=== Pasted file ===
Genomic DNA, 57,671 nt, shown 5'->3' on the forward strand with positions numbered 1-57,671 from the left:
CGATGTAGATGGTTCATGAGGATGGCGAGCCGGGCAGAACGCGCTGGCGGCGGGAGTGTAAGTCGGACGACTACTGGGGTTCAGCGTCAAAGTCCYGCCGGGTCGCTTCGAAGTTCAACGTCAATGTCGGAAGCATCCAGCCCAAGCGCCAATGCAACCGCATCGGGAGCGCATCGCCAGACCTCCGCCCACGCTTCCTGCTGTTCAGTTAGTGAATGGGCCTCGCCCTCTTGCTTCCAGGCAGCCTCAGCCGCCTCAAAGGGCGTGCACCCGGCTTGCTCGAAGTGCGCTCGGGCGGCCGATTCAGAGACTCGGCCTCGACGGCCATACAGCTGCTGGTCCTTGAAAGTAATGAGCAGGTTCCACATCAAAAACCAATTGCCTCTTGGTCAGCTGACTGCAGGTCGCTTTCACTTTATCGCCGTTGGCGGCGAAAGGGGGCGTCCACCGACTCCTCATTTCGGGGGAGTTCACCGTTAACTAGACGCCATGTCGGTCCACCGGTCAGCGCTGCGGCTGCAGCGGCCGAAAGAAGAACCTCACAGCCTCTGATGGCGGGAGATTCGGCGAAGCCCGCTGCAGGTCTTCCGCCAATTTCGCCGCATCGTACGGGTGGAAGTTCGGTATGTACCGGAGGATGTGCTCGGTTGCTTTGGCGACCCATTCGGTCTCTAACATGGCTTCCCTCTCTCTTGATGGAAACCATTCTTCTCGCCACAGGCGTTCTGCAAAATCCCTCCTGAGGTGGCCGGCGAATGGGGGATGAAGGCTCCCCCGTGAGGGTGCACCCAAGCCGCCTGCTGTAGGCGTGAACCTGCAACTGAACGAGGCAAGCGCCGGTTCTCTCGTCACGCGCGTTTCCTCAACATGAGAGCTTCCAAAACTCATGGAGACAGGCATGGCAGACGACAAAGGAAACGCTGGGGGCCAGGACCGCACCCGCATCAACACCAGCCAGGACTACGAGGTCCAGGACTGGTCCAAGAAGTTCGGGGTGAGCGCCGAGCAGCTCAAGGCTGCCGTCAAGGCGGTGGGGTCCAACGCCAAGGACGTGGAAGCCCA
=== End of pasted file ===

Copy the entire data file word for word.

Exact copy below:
Genomic DNA, 57,671 nt, shown 5'->3' on the forward strand with positions numbered 1-57,671 from the left:
CGATGTAGATGGTTCATGAGGATGGCGAGCCGGGCAGAACGCGCTGGCGGCGGGAGTGTAAGTCGGACGACTACTGGGGTTCAGCGTCAAAGTCCYGCCGGGTCGCTTCGAAGTTCAACGTCAATGTCGGAAGCATCCAGCCCAAGCGCCAATGCAACCGCATCGGGAGCGCATCGCCAGACCTCCGCCCACGCTTCCTGCTGTTCAGTTAGTGAATGGGCCTCGCCCTCTTGCTTCCAGGCAGCCTCAGCCGCCTCAAAGGGCGTGCACCCGGCTTGCTCGAAGTGCGCTCGGGCGGCCGATTCAGAGACTCGGCCTCGACGGCCATACAGCTGCTGGTCCTTGAAAGTAATGAGCAGGTTCCACATCAAAAACCAATTGCCTCTTGGTCAGCTGACTGCAGGTCGCTTTCACTTTATCGCCGTTGGCGGCGAAAGGGGGCGTCCACCGACTCCTCATTTCGGGGGAGTTCACCGTTAACTAGACGCCATGTCGGTCCACCGGTCAGCGCTGCGGCTGCAGCGGCCGAAAGAAGAACCTCACAGCCTCTGATGGCGGGAGATTCGGCGAAGCCCGCTGCAGGTCTTCCGCCAATTTCGCCGCATCGTACGGGTGGAAGTTCGGTATGTACCGGAGGATGTGCTCGGTTGCTTTGGCGACCCATTCGGTCTCTAACATGGCTTCCCTCTCTCTTGATGGAAACCATTCTTCTCGCCACAGGCGTTCTGCAAAATCCCTCCTGAGGTGGCCGGCGAATGGGGGATGAAGGCTCCCCCGTGAGGGTGCACCCAAGCCGCCTGCTGTAGGCGTGAACCTGCAACTGAACGAGGCAAGCGCCGGTTCTCTCGTCACGCGCGTTTCCTCAACATGAGAGCTTCCAAAACTCATGGAGACAGGCATGGCAGACGACAAAGGAAACGCTGGGGGCCAGGACCGCACCCGCATCAACACCAGCCAGGACTACGAGGTCCAGGACTGGTCCAAGAAGTTCGGGGTGAGCGCCGAGCAGCTCAAGGCTGCCGTCAAGGCGGTGGGGTCCAACGCCAAGGACGTGGAAGCCCA